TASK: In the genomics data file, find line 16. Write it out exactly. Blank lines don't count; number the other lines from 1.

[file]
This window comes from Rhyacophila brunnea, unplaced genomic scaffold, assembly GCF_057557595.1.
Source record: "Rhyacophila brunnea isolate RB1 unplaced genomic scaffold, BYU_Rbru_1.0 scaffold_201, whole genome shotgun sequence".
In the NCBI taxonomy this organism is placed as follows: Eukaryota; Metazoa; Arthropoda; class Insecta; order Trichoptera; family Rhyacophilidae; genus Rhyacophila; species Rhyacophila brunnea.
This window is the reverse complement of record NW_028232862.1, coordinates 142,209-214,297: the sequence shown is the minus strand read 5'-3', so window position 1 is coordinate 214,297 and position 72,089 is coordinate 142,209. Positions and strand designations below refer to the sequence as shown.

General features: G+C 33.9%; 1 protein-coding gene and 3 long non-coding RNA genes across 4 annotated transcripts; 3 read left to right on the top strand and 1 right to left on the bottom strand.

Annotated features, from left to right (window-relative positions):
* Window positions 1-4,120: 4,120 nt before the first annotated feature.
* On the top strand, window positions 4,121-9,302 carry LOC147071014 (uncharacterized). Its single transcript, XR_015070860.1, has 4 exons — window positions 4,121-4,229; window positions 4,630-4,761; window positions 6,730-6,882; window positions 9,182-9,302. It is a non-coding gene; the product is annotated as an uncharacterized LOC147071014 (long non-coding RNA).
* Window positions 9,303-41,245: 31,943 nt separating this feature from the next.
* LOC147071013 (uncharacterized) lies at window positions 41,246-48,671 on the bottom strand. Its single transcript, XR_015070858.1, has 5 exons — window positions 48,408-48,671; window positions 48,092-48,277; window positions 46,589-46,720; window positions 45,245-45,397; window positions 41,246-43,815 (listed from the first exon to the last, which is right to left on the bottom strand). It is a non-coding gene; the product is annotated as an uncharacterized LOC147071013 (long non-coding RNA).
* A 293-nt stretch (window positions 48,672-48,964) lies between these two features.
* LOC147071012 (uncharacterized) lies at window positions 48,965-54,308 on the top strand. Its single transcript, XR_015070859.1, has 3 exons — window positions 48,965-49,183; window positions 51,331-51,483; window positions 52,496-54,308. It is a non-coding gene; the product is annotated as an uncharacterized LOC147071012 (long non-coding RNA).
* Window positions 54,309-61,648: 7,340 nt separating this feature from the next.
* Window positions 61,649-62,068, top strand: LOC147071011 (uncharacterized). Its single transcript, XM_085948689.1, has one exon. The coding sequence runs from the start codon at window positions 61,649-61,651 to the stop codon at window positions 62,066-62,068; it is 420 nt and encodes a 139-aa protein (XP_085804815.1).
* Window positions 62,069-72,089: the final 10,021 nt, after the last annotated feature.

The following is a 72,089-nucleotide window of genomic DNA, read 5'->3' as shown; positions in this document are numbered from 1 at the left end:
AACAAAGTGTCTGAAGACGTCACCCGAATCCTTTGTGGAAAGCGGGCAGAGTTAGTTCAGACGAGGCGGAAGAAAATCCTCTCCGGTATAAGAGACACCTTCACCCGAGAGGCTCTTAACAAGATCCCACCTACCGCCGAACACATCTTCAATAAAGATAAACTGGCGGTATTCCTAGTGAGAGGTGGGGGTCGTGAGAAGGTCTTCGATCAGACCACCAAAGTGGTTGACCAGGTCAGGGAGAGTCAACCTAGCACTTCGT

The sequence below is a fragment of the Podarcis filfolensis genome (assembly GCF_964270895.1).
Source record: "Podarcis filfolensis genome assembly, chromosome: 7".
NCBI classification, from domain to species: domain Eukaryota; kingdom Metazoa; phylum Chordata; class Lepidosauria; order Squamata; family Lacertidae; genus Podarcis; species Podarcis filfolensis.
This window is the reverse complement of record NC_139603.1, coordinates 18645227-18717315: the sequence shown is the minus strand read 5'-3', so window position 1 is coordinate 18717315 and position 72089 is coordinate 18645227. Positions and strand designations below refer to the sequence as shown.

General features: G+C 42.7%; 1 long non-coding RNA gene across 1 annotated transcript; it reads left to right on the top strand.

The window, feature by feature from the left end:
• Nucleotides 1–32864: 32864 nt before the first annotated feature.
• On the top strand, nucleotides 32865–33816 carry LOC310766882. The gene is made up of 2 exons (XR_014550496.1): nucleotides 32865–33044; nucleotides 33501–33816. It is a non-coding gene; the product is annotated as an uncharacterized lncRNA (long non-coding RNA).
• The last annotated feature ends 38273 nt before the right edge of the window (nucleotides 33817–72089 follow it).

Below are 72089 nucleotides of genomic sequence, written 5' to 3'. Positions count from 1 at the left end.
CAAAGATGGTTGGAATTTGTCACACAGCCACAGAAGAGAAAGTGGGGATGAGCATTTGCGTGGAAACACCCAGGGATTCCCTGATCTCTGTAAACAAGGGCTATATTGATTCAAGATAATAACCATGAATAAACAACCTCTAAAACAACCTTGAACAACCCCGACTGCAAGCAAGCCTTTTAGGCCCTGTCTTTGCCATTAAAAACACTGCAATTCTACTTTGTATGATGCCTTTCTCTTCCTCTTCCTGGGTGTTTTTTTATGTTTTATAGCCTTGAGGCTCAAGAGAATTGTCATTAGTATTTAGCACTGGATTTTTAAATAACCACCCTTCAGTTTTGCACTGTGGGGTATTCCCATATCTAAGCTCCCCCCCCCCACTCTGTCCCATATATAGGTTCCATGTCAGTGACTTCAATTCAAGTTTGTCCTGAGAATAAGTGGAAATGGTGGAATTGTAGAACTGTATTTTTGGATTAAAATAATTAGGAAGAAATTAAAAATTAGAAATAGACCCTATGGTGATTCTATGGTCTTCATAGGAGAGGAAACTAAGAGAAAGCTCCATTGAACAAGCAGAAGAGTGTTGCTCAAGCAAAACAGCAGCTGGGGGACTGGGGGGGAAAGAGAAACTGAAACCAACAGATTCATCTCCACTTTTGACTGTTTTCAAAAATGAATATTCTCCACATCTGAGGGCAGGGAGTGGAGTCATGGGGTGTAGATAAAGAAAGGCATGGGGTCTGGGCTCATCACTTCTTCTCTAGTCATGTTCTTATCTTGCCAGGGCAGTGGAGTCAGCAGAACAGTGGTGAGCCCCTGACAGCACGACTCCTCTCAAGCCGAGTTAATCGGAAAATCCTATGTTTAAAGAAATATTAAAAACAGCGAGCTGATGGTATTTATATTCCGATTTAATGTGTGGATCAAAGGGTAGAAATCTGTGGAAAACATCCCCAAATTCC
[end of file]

The following is a 72,089-nucleotide window of genomic DNA, read 5'->3' as shown; positions in this document are numbered from 1 at the left end: